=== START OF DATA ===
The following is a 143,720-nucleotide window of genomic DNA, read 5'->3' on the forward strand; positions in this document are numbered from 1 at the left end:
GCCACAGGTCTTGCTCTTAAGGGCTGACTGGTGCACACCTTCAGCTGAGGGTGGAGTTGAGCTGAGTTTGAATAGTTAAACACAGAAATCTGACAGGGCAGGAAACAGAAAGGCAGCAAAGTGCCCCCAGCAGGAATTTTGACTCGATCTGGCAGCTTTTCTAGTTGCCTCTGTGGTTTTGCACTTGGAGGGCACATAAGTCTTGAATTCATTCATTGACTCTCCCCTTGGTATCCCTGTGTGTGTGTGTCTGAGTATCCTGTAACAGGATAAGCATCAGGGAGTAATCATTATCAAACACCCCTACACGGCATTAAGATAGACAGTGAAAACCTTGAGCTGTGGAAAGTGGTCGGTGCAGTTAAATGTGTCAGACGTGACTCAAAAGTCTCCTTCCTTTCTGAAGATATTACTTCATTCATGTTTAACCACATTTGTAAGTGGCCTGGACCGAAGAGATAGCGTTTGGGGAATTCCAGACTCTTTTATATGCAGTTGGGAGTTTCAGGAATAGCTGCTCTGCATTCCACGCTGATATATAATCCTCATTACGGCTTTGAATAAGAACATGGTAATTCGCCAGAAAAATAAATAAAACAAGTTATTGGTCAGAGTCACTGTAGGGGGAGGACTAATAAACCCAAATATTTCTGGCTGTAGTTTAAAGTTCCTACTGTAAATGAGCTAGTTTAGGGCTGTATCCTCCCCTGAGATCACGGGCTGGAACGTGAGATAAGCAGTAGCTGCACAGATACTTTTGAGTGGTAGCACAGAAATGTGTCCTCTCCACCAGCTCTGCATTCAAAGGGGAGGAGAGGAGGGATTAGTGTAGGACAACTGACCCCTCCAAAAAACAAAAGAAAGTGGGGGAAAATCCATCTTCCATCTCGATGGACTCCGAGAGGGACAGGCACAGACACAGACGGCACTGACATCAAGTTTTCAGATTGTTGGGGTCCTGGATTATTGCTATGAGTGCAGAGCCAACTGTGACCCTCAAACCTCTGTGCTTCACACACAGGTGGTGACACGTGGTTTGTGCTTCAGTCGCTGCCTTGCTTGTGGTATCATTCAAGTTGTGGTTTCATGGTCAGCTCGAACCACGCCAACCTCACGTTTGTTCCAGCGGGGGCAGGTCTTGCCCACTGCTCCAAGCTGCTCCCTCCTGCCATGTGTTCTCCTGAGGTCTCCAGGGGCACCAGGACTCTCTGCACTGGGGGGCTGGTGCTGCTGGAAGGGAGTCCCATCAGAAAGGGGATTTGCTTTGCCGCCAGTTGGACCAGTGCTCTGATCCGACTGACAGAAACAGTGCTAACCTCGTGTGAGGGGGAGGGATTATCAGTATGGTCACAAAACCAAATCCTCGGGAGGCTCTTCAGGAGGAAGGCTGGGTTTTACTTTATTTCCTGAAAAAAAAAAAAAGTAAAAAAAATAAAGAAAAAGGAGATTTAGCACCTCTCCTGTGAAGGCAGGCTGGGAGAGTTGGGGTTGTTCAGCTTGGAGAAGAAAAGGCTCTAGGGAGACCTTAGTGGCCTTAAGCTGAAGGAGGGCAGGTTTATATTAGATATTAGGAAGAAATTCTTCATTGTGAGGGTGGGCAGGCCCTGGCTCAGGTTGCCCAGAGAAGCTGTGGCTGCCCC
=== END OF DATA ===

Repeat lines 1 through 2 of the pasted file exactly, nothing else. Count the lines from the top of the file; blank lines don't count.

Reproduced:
The following is a 143,720-nucleotide window of genomic DNA, read 5'->3' on the forward strand; positions in this document are numbered from 1 at the left end:
GCCACAGGTCTTGCTCTTAAGGGCTGACTGGTGCACACCTTCAGCTGAGGGTGGAGTTGAGCTGAGTTTGAATAGTTAAACACAGAAATCTGACAGGGCAGGAAACAGAAAGGCAGCAAAGTGCCCCCAGCAGGAATTTTGACTCGATCTGGCAGCTTTTCTAGTTGCCTCTGTGGTTTTGCACTTGGAGGGCACATAAGTCTTGAATTCATTCATTGACTCTCCCCTTGGTATCCCTGTGTGTGTGTGTCTGAGTATCCTGTAACAGGATAAGCATCAGGGAGTAATCATTATCAAACACCCCTACACGGCATTAAGATAGACAGTGAAAACCTTGAGCTGTGGAAAGTGGTCGGTGCAGTTAAATGTGTCAGACGTGACTCAAAAGTCTCCTTCCTTTCTGAAGATATTACTTCATTCATGTTTAACCACATTTGTAAGTGGCCTGGACCGAAGAGATAGCGTTTGGGGAATTCCAGACTCTTTTATATGCAGTTGGGAGTTTCAGGAATAGCTGCTCTGCATTCCACGCTGATATATAATCCTCATTACGGCTTTGAATAAGAACATGGTAATTCGCCAGAAAAATAAATAAAACAAGTTATTGGTCAGAGTCACTGTAGGGGGAGGACTAATAAACCCAAATATTTCTGGCTGTAGTTTAAAGTTCCTACTGTAAATGAGCTAGTTTAGGGCTGTATCCTCCCCTGAGATCACGGGCTGGAACGTGAGATAAGCAGTAGCTGCACAGATACTTTTGAGTGGTAGCACAGAAATGTGTCCTCTCCACCAGCTCTGCATTCAAAGGGGAGGAGAGGAGGGATTAGTGTAGGACAACTGACCCCTCCAAAAAACAAAAGAAAGTGGGGGAAAATCCATCTTCCATCTCGATGGACTCCGAGAGGGACAGGCACAGACACAGACGGCACTGACATCAAGTTTTCAGATTGTTGGGGTCCTGGATTATTGCTATGAGTGCAGAGCCAACTGTGACCCTCAAACCTCTGTGCTTCACACACAGGTGGTGACACGTGGTTTGTGCTTCAGTCGCTGCCTTGCTTGTGGTATCATTCAAGTTGTGGTTTCATGGTCAGCTCGAACCACGCCAACCTCACGTTTGTTCCAGCGGGGGCAGGTCTTGCCCACTGCTCCAAGCTGCTCCCTCCTGCCATGTGTTCTCCTGAGGTCTCCAGGGGCACCAGGACTCTCTGCACTGGGGGGCTGGTGCTGCTGGAAGGGAGTCCCATCAGAAAGGGGATTTGCTTTGCCGCCAGTTGGACCAGTGCTCTGATCCGACTGACAGAAACAGTGCTAACCTCGTGTGAGGGGGAGGGATTATCAGTATGGTCACAAAACCAAATCCTCGGGAGGCTCTTCAGGAGGAAGGCTGGGTTTTACTTTATTTCCTGAAAAAAAAAAAAAGTAAAAAAAATAAAGAAAAAGGAGATTTAGCACCTCTCCTGTGAAGGCAGGCTGGGAGAGTTGGGGTTGTTCAGCTTGGAGAAGAAAAGGCTCTAGGGAGACCTTAGTGGCCTTAAGCTGAAGGAGGGCAGGTTTATATTAGATATTAGGAAGAAATTCTTCATTGTGAGGGTGGGCAGGCCCTGGCTCAGGTTGCCCAGAGAAGCTGTGGCTGCCCC